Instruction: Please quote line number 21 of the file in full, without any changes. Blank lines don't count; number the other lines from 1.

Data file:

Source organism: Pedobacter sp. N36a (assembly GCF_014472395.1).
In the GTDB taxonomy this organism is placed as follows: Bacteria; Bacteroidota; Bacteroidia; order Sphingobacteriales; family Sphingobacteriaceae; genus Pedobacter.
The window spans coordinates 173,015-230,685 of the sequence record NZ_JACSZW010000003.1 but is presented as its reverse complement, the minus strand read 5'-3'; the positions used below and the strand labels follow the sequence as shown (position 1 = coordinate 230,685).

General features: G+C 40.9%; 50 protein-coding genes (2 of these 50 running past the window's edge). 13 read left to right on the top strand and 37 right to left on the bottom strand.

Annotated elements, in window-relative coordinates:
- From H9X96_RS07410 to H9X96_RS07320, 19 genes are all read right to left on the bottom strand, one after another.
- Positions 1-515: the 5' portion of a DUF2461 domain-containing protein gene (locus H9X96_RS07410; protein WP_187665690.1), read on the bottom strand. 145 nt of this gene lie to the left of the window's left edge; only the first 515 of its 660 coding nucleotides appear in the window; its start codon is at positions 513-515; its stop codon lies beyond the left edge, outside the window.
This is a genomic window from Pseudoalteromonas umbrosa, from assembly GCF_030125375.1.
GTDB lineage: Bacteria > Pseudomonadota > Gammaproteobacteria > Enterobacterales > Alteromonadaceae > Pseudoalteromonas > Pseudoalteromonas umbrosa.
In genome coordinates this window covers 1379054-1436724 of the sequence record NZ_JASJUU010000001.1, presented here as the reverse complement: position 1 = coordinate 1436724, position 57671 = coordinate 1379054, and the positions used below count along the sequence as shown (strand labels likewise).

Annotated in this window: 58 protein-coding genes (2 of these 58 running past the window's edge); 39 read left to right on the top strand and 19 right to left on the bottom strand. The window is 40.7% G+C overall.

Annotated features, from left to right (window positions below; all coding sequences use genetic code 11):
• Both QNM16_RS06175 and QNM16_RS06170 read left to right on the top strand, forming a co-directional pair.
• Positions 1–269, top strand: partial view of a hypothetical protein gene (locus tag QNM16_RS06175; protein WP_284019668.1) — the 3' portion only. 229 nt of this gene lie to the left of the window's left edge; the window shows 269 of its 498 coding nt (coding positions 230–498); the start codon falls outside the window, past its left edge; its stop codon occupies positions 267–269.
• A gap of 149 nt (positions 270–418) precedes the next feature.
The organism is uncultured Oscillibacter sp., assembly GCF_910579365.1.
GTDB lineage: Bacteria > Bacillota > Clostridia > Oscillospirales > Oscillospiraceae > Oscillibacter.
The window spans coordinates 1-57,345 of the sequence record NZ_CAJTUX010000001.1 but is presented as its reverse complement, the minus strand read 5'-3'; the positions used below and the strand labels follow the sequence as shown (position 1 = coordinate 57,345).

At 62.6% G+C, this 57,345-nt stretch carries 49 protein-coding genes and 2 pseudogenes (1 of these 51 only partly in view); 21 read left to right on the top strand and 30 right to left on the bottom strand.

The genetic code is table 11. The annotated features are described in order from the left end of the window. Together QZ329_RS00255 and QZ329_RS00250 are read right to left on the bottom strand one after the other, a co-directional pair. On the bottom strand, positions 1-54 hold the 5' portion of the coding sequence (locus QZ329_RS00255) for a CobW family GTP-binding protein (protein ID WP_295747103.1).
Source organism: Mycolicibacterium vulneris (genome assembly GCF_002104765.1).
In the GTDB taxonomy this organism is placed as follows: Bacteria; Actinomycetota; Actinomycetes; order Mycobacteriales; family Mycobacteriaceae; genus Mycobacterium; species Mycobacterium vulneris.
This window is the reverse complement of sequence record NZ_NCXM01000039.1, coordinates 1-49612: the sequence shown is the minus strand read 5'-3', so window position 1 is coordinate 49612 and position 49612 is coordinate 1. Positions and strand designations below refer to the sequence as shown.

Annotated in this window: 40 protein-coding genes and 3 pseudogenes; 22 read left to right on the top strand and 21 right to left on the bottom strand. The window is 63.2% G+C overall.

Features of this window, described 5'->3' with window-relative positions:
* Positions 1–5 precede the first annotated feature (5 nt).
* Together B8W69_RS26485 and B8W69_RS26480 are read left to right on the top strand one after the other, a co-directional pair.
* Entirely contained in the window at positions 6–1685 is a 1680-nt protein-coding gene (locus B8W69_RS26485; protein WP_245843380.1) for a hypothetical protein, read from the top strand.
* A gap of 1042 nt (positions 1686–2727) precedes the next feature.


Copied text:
Source organism: Mycolicibacterium vulneris (genome assembly GCF_002104765.1).